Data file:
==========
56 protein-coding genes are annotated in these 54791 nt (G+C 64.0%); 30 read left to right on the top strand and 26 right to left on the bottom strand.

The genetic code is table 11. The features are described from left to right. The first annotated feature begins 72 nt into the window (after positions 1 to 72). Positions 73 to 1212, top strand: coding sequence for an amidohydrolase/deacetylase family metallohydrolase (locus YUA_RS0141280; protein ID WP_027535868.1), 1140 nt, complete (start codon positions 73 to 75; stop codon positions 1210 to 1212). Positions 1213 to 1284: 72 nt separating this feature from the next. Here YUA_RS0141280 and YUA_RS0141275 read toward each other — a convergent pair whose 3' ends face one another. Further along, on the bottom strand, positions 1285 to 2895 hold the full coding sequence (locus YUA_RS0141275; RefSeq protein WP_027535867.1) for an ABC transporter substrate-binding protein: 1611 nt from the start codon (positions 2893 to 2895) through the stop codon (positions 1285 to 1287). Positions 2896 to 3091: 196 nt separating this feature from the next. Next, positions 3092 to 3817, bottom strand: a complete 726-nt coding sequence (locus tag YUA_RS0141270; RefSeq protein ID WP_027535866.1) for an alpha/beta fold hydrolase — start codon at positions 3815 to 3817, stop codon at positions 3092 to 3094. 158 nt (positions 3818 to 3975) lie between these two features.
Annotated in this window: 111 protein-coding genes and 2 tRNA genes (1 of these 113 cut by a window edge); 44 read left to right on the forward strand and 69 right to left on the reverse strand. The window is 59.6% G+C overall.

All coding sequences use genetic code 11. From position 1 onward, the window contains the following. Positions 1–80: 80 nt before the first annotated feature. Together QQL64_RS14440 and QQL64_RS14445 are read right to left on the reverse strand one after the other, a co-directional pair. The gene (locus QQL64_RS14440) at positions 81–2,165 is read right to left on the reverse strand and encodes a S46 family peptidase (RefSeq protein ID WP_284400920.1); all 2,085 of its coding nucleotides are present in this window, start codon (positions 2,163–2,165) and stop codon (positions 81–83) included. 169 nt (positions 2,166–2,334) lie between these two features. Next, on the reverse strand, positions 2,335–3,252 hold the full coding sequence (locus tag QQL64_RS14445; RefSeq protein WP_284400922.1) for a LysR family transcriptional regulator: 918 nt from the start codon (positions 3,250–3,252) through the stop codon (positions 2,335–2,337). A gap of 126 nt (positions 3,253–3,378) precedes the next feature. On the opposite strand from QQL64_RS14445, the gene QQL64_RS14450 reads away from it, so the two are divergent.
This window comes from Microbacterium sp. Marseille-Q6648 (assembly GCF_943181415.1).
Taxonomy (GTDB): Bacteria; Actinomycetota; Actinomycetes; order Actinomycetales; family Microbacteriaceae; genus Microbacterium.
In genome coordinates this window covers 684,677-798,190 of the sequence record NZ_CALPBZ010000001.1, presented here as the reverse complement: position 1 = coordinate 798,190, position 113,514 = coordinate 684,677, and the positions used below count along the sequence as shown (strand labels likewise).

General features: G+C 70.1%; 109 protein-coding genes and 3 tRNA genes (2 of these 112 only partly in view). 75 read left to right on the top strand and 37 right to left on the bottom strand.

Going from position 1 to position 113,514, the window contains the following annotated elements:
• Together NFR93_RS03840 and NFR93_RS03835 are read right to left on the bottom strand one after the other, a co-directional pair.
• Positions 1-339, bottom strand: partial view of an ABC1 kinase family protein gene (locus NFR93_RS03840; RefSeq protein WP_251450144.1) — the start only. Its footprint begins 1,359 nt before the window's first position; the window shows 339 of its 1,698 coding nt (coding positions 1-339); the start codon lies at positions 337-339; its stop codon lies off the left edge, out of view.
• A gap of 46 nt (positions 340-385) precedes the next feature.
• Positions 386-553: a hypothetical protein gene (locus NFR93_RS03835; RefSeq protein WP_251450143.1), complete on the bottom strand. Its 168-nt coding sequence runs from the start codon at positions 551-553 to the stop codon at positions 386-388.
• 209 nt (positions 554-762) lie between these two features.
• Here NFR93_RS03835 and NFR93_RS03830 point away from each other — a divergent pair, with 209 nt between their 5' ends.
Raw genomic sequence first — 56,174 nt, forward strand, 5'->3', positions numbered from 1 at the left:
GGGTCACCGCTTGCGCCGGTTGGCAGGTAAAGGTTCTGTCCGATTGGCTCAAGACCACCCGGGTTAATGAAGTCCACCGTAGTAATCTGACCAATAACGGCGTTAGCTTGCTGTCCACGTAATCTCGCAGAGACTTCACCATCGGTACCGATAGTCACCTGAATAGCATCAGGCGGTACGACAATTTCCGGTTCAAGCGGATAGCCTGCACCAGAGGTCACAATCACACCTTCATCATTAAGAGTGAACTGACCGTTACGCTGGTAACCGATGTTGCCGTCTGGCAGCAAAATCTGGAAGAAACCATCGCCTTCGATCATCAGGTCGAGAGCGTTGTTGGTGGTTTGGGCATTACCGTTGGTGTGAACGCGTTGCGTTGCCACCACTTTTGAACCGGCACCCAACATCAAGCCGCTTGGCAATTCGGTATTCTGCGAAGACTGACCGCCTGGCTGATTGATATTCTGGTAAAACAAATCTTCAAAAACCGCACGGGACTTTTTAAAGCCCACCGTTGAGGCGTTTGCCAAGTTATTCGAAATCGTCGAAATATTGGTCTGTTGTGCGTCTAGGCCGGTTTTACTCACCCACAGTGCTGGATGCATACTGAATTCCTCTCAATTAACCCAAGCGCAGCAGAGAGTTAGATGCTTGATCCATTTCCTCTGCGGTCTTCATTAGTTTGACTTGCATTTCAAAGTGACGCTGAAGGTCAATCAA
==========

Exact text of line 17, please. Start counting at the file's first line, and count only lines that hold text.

GGGTCACCGCTTGCGCCGGTTGGCAGGTAAAGGTTCTGTCCGATTGGCTCAAGACCACCCGGGTTAATGAAGTCCACCGTAGTAATCTGACCAATAACGGCGTTAGCTTGCTGTCCACGTAATCTCGCAGAGACTTCACCATCGGTACCGATAGTCACCTGAATAGCATCAGGCGGTACGACAATTTCCGGTTCAAGCGGATAGCCTGCACCAGAGGTCACAATCACACCTTCATCATTAAGAGTGAACTGACCGTTACGCTGGTAACCGATGTTGCCGTCTGGCAGCAAAATCTGGAAGAAACCATCGCCTTCGATCATCAGGTCGAGAGCGTTGTTGGTGGTTTGGGCATTACCGTTGGTGTGAACGCGTTGCGTTGCCACCACTTTTGAACCGGCACCCAACATCAAGCCGCTTGGCAATTCGGTATTCTGCGAAGACTGACCGCCTGGCTGATTGATATTCTGGTAAAACAAATCTTCAAAAACCGCACGGGACTTTTTAAAGCCCACCGTTGAGGCGTTTGCCAAGTTATTCGAAATCGTCGAAATATTGGTCTGTTGTGCGTCTAGGCCGGTTTTACTCACCCACAGTGCTGGATGCATACTGAATTCCTCTCAATTAACCCAAGCGCAGCAGAGAGTTAGATGCTTGATCCATTTCCTCTGCGGTCTTCATTAGTTTGACTTGCATTTCAAAGTGACGCTGAAGGTCAATCAA